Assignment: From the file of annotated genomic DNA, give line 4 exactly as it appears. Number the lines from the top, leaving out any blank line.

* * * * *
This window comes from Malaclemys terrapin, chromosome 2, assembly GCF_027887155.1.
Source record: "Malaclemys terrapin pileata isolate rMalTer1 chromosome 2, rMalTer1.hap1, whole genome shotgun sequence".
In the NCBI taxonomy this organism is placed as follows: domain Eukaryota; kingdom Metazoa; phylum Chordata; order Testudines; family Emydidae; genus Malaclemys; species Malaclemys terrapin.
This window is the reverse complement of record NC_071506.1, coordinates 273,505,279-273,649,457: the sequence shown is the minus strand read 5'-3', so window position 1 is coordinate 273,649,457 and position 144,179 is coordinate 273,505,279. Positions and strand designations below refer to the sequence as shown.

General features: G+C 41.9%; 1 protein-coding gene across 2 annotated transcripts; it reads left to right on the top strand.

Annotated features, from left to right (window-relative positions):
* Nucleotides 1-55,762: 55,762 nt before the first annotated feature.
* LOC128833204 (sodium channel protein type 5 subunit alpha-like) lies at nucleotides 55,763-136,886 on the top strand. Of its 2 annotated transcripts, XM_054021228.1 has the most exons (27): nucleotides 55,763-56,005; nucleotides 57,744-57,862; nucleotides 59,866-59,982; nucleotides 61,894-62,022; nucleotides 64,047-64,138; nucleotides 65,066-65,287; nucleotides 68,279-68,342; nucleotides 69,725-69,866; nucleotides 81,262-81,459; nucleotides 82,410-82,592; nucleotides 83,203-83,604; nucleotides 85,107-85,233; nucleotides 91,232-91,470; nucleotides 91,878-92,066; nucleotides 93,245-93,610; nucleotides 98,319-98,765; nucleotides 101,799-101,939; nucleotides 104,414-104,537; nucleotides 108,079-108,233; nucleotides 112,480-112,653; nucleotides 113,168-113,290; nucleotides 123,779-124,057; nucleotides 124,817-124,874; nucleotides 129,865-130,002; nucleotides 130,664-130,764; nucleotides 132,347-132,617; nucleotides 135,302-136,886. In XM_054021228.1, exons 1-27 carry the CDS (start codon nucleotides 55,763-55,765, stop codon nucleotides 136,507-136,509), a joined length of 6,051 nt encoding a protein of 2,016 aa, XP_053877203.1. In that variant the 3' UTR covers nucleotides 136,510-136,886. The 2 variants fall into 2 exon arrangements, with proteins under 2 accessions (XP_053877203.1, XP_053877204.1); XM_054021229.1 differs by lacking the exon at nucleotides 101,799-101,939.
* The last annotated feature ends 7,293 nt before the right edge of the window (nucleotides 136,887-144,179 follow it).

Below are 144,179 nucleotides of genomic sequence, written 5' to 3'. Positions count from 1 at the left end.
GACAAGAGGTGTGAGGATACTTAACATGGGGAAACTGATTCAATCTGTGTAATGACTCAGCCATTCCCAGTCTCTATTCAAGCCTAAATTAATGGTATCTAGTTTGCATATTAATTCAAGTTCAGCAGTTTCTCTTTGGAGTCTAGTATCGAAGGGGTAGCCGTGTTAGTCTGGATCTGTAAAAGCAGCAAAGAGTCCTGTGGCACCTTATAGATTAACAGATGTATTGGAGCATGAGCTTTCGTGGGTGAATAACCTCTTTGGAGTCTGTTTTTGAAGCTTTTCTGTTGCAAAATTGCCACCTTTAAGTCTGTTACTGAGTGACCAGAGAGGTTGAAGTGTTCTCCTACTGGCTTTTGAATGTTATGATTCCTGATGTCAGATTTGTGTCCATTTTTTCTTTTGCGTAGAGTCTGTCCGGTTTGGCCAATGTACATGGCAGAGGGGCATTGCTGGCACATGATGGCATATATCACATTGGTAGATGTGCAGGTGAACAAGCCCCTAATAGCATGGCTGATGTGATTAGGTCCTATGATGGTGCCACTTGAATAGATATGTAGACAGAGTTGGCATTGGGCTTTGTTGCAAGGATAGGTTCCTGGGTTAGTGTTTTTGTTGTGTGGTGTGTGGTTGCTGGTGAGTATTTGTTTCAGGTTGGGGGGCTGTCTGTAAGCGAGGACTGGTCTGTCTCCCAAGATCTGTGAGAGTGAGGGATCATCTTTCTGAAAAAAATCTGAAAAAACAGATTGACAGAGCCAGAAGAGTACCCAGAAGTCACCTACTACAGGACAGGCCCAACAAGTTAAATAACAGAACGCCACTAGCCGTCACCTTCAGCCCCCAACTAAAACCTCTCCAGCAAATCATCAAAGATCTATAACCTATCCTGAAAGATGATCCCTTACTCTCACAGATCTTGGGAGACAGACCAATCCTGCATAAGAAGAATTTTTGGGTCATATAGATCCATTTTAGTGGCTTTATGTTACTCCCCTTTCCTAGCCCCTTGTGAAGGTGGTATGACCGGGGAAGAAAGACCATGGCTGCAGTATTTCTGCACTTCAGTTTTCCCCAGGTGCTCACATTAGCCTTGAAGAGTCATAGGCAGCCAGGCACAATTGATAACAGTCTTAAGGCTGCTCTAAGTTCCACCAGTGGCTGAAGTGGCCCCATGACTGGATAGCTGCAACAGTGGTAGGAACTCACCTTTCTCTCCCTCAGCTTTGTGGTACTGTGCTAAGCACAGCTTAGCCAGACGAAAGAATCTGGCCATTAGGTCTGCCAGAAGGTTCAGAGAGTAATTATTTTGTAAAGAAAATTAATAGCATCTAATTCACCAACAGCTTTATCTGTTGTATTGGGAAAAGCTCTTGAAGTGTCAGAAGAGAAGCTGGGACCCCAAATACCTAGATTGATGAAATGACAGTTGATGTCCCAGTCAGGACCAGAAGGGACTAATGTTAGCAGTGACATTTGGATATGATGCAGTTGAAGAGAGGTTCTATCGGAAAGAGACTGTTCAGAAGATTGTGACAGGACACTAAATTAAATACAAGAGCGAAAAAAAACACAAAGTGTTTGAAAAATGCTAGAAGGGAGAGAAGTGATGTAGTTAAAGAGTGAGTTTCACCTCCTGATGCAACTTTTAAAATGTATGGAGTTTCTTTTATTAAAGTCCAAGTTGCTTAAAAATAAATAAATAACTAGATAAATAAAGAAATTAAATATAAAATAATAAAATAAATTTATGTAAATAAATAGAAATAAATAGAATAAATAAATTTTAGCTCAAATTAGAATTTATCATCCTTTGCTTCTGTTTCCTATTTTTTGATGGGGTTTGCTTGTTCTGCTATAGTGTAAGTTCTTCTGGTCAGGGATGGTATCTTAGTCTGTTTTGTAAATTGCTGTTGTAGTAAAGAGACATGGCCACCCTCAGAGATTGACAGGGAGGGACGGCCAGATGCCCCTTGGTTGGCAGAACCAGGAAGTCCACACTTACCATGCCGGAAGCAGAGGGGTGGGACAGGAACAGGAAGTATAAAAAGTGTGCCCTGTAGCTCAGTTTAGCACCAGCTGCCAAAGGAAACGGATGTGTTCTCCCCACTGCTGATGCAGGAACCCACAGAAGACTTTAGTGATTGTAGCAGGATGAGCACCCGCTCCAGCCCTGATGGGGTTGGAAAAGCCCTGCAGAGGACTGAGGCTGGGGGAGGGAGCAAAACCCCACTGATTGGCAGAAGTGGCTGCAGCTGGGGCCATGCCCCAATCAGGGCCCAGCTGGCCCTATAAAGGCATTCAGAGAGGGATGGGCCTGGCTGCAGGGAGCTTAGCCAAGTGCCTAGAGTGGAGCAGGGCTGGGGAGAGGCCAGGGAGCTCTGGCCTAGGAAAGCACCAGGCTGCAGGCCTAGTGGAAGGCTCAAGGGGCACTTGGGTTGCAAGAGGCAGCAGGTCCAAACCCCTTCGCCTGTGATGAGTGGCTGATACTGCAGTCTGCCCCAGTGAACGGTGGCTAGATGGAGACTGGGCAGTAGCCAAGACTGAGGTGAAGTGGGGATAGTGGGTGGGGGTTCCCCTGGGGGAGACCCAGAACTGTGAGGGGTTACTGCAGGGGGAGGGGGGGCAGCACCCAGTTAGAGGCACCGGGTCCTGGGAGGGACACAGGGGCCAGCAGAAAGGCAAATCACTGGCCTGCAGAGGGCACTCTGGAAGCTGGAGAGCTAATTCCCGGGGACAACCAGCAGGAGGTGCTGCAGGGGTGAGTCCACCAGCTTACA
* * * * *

This window is the reverse complement of record NC_071506.1, coordinates 273,505,279-273,649,457: the sequence shown is the minus strand read 5'-3', so window position 1 is coordinate 273,649,457 and position 144,179 is coordinate 273,505,279. Positions and strand designations below refer to the sequence as shown.